Kimber

    Recommended for fans of 2001: A Space Odyssey "The Universe isn't just stranger than you ever imagined. The Universe is stranger than you CAN imagine." This novel is a slow-build, a slowly revealed unraveling of cosmic triggers. Clarke writes a narrative that doesn't just entertain--it informs, it elucidates and it expands the mind beyond its narrowly defined corridors. And that's the point. Recommended for fans of 2001: A Space Odyssey "The Universe isn't just stranger than you ever imagined. The Universe is stranger than you CAN imagine." This novel is a slow-build, a slowly revealed unraveling of cosmic triggers. Clarke writes a narrative that doesn't just entertain--it informs, it elucidates and it expands the mind beyond its narrowly defined corridors. And that's the point.

  14. 5 out of 5

    Heidi

    This sequel to 2001 was fine, but it wasn't nearly as good as 2001. Heywood Floyd and a couple of other Americans join the Russians on a trip to rescue the stranded spaceship Discovery and learn what happened to astronaut David Bowman, who disappeared at the end of 2001. They also want to probe the mystery of the black monolith, which is hanging in space around...Jupiter? Yes, they end up at Jupiter, even though in the book 2001, the black monolith was sitting on one of Saturn's moons. And when D This sequel to 2001 was fine, but it wasn't nearly as good as 2001. Heywood Floyd and a couple of other Americans join the Russians on a trip to rescue the stranded spaceship Discovery and learn what happened to astronaut David Bowman, who disappeared at the end of 2001. They also want to probe the mystery of the black monolith, which is hanging in space around...Jupiter? Yes, they end up at Jupiter, even though in the book 2001, the black monolith was sitting on one of Saturn's moons. And when David Bowman disappeared, the Discovery was orbiting Saturn. And Bowman's fellow astronaut, Frank Poole, died in a much different way than was related in 2010. And several of the other significant events were changed somehow between the two books. I can only assume Arthur C. Clarke decided to follow the movie adaptation of his book when he wrote the sequel, instead of following the plot of the original book. Silly man--didn't he know the book was WAY better than the movie? It's kind of jarring to read one book right after the other and have them not line up...kind of like reading Lost World after reading Jurassic Park and having characters somehow come back to life. And the believability factor in this book wasn't quite as good. Heywood Floyd's presence on the ship is rather inexplicable--he's basically a politician, not an astronaut and barely a scientist, he can't help with anything, and he spends most of his time staying out of everyone's way. His only job is to send messages back to Earth. The guy was likeable enough, but he didn't DO anything. And after two months around the Russians, every American on the ship can speak perfect Russian (without actually studying it) and sometimes have long conversations amongst THEMSELVES in Russian instead of English. And the plot...I dunno. This one just didn't grab me. I like my science fiction to have some science, but 2010 didn't have much. It was nice that HAL, the psychotic computer from the first book, got to redeem himself in this one.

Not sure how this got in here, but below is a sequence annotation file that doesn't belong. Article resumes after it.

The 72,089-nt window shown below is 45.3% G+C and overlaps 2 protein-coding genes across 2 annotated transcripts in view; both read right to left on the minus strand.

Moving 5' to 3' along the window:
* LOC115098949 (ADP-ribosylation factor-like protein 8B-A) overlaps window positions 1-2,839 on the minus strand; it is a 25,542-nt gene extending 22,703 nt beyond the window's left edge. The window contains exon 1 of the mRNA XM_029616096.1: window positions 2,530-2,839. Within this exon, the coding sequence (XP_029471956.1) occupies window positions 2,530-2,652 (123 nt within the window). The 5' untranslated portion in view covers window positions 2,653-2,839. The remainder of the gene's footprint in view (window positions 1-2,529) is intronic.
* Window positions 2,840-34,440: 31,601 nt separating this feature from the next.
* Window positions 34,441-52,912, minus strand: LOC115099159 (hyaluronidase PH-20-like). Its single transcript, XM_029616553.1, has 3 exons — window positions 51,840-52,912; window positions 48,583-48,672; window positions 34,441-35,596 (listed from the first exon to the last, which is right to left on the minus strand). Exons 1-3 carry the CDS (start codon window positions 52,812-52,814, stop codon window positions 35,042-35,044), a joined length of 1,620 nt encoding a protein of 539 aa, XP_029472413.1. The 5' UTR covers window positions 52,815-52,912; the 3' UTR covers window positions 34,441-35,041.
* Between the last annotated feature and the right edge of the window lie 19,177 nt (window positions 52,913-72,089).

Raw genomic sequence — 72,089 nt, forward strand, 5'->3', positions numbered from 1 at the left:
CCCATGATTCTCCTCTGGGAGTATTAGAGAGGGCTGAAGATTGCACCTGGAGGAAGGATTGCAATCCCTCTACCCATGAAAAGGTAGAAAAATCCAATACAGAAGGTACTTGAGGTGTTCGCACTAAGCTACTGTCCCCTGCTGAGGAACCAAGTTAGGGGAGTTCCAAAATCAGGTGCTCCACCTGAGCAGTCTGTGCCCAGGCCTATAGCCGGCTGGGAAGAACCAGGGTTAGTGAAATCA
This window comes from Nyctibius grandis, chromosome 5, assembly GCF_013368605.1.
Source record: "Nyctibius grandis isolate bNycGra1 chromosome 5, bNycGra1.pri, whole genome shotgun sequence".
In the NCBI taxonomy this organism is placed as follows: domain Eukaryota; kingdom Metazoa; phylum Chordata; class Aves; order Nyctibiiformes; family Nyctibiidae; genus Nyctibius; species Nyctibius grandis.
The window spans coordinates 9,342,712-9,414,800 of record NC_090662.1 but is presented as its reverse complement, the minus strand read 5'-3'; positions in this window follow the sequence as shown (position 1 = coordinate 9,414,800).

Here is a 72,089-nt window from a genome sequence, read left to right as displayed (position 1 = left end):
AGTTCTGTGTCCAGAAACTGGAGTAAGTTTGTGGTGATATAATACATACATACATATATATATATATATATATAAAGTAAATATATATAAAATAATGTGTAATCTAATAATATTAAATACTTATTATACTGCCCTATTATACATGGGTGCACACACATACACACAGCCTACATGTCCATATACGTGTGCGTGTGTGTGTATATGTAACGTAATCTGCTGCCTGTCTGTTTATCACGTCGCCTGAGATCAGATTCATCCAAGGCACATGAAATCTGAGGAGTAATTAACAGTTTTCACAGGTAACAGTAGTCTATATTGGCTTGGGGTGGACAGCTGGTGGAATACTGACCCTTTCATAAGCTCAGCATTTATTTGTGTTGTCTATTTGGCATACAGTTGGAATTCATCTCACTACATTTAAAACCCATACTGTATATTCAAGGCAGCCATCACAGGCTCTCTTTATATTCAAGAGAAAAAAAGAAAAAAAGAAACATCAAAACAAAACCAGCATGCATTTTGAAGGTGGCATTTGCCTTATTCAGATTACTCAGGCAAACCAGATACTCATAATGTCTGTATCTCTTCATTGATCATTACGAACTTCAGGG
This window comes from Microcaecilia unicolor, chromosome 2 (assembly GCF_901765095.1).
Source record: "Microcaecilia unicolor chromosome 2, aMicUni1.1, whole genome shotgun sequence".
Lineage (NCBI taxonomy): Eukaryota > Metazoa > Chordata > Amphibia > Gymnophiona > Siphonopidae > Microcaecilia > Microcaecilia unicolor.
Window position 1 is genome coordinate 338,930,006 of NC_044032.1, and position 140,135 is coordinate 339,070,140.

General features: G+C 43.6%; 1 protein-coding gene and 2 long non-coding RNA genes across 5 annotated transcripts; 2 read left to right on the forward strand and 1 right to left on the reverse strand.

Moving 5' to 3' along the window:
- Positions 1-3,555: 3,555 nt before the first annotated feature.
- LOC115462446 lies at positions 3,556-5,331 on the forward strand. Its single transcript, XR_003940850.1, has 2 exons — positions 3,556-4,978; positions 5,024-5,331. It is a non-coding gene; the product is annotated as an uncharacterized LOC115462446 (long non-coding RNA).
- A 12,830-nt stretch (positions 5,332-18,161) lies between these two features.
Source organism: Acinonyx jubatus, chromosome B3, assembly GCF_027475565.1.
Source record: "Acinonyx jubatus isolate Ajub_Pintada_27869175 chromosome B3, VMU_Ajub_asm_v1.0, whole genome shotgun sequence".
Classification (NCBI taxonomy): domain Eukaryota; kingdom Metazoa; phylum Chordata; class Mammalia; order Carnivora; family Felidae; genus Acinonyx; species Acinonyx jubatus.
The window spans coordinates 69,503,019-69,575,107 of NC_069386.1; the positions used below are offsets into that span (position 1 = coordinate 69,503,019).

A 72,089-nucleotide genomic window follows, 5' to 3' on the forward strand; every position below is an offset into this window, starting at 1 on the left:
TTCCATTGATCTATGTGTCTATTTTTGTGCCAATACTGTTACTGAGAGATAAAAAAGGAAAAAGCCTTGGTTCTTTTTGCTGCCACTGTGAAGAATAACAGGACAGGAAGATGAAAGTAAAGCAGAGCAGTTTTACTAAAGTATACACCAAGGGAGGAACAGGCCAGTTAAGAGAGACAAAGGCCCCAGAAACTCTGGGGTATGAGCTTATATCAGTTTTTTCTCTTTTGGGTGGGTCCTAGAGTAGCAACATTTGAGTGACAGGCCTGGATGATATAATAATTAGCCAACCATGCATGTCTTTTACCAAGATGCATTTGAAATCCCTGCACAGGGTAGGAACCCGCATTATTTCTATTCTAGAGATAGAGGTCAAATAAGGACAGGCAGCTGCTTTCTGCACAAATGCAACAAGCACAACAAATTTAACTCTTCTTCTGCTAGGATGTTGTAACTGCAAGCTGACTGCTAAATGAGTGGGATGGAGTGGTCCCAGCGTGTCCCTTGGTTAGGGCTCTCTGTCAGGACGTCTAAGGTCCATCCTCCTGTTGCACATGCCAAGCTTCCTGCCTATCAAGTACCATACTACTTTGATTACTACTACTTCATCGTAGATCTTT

15. 5 out of 5

    Oleksandr Zholud

    This novel is the direct continuation of 2001: A Space Odyssey, and in difference between the book and the movie it surprisingly follows the later. The novel was nominated for Hugo Award in 1983. The story starts were the previous book ends – there is a unknown alien artifact on a moon of Jupiter and one human already assessed it, vanishing from our space-time. Now a new mission is sent there. The mission uses Soviet ship Leonov and a joint USSR-USA team to get to the earlier ship and to the arti This novel is the direct continuation of 2001: A Space Odyssey, and in difference between the book and the movie it surprisingly follows the later. The novel was nominated for Hugo Award in 1983. The story starts were the previous book ends – there is a unknown alien artifact on a moon of Jupiter and one human already assessed it, vanishing from our space-time. Now a new mission is sent there. The mission uses Soviet ship Leonov and a joint USSR-USA team to get to the earlier ship and to the artifact. It is interesting to note that the ship captain is a woman – it isn’t the first instant, but nevertheless quite unusual for the early 80s SF. This ship is not the only one – Chinese also try to get there (again, quite prophetic, for in 1980 China almost twice as poor as India and more than 10 times poorer than Brazil). The astronaut David Bowman returns is a ‘spirit’ form to Earth. New alien life forms discovered. HAL 9000 is resurrected. A little of science stuff about orbital mechanics, physics, etc. Overall an interesting fast read, which cares more about the plot than characters’ development.

  16. 4 out of 5

    Baal Of